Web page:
Trying to sort out what your laundry care labels are telling you? The system of symbols—dots, dashes, and icons—can be a little hard to decipher. But you’ll get the best possible cleaning results, wash after wash—or dry-cleaning after dry-cleaning—when you follow the manufacturer’s guidelines. And it can mean the difference between a long life for a garment, or replacing that garment long before its time.
Machine Wash, Normal
The item can be laundered in up to the hottest water possible, using any type of detergent or soap, with the regular agitation and spin speed. (When this symbol includes a hand, it indicates hand wash only.) Numerals inside the icon indicate the highest recommended water temperature.
Bleach When Needed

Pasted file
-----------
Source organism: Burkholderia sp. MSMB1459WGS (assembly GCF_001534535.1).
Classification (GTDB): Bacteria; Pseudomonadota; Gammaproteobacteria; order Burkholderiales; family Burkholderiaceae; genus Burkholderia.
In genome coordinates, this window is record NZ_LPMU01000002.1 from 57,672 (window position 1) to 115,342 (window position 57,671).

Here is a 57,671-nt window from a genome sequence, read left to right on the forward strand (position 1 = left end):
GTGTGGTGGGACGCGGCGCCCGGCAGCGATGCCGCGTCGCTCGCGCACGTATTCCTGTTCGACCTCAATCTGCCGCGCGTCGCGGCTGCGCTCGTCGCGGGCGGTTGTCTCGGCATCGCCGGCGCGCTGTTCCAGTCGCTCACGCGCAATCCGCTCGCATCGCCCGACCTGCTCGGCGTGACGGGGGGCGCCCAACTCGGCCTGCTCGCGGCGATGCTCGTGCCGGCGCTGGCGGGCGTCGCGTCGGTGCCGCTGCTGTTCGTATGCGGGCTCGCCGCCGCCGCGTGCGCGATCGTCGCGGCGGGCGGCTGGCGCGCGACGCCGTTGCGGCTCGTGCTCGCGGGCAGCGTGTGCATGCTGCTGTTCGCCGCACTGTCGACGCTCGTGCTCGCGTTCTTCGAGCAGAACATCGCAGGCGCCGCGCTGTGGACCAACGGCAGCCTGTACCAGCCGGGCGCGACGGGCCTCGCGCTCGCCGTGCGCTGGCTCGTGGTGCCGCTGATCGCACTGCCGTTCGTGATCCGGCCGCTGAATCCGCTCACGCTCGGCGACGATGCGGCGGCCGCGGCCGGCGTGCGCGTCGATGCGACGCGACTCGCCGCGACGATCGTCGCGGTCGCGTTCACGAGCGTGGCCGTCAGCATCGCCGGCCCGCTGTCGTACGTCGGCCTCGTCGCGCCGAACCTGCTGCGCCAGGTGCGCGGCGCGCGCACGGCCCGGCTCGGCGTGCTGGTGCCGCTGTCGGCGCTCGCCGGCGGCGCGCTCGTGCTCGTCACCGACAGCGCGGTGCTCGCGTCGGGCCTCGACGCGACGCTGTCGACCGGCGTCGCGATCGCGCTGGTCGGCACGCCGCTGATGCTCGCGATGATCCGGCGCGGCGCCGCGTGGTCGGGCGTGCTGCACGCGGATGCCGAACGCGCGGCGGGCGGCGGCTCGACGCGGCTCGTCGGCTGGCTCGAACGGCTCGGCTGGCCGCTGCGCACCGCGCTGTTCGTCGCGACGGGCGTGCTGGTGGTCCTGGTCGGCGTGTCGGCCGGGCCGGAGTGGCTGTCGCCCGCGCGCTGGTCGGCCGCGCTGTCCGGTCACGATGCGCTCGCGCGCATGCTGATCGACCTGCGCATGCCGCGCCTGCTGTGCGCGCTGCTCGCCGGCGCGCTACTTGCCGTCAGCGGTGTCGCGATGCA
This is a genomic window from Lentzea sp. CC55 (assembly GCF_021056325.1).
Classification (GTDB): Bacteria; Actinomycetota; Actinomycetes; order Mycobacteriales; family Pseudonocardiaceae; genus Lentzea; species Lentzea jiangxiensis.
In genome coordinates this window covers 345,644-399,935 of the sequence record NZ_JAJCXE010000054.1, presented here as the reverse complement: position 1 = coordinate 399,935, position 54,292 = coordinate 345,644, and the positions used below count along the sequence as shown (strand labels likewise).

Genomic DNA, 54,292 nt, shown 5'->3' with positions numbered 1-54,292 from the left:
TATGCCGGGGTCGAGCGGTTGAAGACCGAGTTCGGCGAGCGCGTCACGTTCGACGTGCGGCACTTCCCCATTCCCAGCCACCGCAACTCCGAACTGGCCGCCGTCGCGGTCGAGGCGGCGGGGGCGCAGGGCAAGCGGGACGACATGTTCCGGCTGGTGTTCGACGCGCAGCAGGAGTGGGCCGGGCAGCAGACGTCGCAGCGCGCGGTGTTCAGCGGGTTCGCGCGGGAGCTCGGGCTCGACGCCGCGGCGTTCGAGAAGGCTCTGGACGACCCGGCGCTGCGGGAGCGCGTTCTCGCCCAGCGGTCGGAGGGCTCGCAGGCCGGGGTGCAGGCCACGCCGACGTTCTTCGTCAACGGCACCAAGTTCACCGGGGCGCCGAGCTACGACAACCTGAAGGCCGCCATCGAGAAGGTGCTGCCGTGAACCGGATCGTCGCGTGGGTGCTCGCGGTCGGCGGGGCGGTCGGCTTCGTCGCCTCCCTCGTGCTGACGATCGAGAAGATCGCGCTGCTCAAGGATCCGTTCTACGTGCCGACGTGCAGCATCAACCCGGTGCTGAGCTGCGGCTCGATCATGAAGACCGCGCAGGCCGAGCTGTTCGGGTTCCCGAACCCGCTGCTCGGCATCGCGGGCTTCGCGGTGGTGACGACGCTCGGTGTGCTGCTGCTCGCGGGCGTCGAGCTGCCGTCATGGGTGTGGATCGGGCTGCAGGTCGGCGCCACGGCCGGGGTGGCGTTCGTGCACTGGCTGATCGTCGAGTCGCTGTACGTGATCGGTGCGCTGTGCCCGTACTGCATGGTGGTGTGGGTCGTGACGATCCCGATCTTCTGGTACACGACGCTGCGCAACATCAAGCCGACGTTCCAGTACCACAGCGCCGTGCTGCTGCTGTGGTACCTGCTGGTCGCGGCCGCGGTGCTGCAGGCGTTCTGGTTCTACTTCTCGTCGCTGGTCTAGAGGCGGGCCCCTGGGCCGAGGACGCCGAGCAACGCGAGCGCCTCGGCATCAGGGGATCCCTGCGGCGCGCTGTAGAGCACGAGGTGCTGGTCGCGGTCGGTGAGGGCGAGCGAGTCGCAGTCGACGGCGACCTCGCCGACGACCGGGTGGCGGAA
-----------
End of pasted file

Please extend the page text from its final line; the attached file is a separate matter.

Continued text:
The item can be treated with any commercially available bleach product.
Tumble Dry, Normal
You can dry the item in a machine dryer at up to the hottest setting. A system of dots indicates the recommended temperature range, from low to high.
Hang the item or garment from a line or bar, indoors or out. Tumbling dry could damage this item.
Iron, Any Temperature
The item or garment may need ironing, and you can iron it at any available temperature, with or without steam. An iron symbol with an “X” through it means the fabric should not be ironed at all. A system of dots indicates the recommended temperature range, from low to high.
This means you should dry-clean the garment only—do not machine wash or dry. A letter inside the circle indicates the type of chemical that can be used.
The more dots you see on the tag mean the more heat the clothes can take. One dot means cool or low heat, two dots for warm or medium heat, and three dots for hot or high temperature.
As for bars, the more bars you see, the gentler of a cycle you should use. One bar means permanent press cycle, two bars means gentle/delicate cycle, and bars in the shape of an “X” mean do not wash.